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African shrub may help drug withdrawal US scientists are investigating derivatives of a compound from an African shrub that is said to cure drug addicts of their habit, reports New Scientist magazine.
Ibogaine is a compound that comes from the root of the plant Tabernanthe iboga, found in Gabon, West Africa. Followers of the Bwiti religion use it in ceremonies for its vision-giving properties. But in the early 1960s, ibogaine became associated with reducing drug cravings among heroin addicts attempting to withdraw.
Although banned in the US as a schedule 1 drug - it is classed alongside heroin - some researchers say that ibogaine is "worth investigating" as an alternative to methadone to help heroin addicts avoid the effects of withdrawal.
Dr Stanley Glick, a neuropharmacologist at New York's Albany Medical Center, studied the way ibogaine binds to a range of receptors in the brain's nerve endings. He has now teamed up with Dr Martin Kuehne from the University of Vermont to look at two of ibogaine's molecular cousins that have fewer side effects.
In research into 18-methoxycoronaridine (18-MC) - a synthetic relative of ibogaine - they discovered that rats administered with the compound reduced the amount of drugs they self-administered and had less severe withdrawal symptoms.
Dr Deborah Mash, a neuropharmacologist at the University of Miami Medical Center, has also carried out ibogaine trials in the past, and says that some patients who took the treatment have remained drug free for as long as six years.
Now Dr Mash has found that noribogaine - a natural metabolite of ibogaine - helps addicted rodents stop themselves from self-administering drugs. She believes noribogaine locks onto the mu-opoid receptor - the main binding site for morphine - and stifles the stimulus that the drug provides.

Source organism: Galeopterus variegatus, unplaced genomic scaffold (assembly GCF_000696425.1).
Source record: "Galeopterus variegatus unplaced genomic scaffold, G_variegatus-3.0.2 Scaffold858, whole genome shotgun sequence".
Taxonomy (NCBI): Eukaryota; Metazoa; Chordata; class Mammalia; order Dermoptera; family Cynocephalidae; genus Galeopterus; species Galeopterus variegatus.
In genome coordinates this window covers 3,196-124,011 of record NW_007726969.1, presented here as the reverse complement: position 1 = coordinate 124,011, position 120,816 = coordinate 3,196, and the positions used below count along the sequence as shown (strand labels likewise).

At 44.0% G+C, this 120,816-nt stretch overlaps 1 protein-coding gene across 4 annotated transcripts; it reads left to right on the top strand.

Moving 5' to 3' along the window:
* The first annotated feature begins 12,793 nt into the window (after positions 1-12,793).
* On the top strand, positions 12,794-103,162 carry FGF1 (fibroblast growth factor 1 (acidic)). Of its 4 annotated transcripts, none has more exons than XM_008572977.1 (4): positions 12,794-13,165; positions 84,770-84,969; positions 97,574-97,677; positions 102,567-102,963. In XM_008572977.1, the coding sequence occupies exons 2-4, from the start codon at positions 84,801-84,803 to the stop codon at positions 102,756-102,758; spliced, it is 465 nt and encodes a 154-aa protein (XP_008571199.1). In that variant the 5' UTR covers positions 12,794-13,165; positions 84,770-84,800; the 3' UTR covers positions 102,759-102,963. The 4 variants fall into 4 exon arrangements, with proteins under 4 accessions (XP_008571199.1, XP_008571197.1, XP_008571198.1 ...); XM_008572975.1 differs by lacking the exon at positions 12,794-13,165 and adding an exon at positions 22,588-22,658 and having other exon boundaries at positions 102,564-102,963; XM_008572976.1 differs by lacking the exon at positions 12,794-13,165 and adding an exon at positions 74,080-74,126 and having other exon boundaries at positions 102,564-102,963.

But Frank Vocci, from the US National Institute on Drug Abuse in Maryland, told New Scientist that while there were "striking stories" of drug addicts who have been helped by ibogaine, there were other anecdotes describing people who did not quit their habit and even died while taking the compound.
The leading edge researchers and scientists and other experienced people gather in NYC to discuss and present evidence about this promising tool in helping people get off mentally and physically addictive drugs.
1:00 pm - 2:30 pm Traditional Healing and Religious Practice Suzanne Bellamy, ex-BPP Laurent Sazy, Photoethnographer Malendi, Bwiti Nganga Awolowo Johnson, Nganga/sociologist Discussion
2:30 pm - 3:30 pm Break
3:30 pm - 5:30 pm Treatment Providers Speak Howard Lotsof Linette Carriere, IbogaTherapyHouse Patrick Kroupa, Ibogaine List Adam Nodelman, INTASH Brian Mariano, Czech Republic Lynn Maner Discussion
5:45 pm to 8 pm Ibogaine and the Search for Lost Sacraments Prof. Carl Ruck, PhD, author, "The Apples of Apollo" Daniel Pinchbeck, author, "Breaking Open the Head" Charles Kater, Friends of Bishop Pike Frank Morales, Episcopalian Priest OTHERS, TBA Discussion
Monday, May 5, 2003, 10 am to 6 pm
10:00 am - 10:30 am Registration $20
10:30 am - 10:45 am Introductory Remarks H.S. Lotsof
10:45 am - 1:45 pm Scientific Panel Kenneth R. Alper, MD Deborah C. Mash PhD Emmanuel Onaivi, PhD Carl M. Anderson, PhD Jonathan Freedlander, BA Discussion
1:45 pm - 3:00 PM Lunch
3:00 pm - 5:15 pm Politics and Availability Dana Beal, co-author, "The Ibogaine Story" Vic Hernandez, Dr PH Howard Lotsof Bob Sisko Addiction Research Institute Ric Doblin, MAPS Discussion
5:15 pm - 6:00 pm Final Wrap-up Panel Rommel Washington, BENU & Principal Panelists
The Monday session will be attended by representatives of various city and state agencies.
I read a interesting trip report on Ibogaine at erowid
-------------------- One of the reasons marijuana is illegal today because growers in the 30s lobbied against hemp farmers -- they saw it as competition, because It is not chemically addictive as is nicotine, alcohol, or caffeine.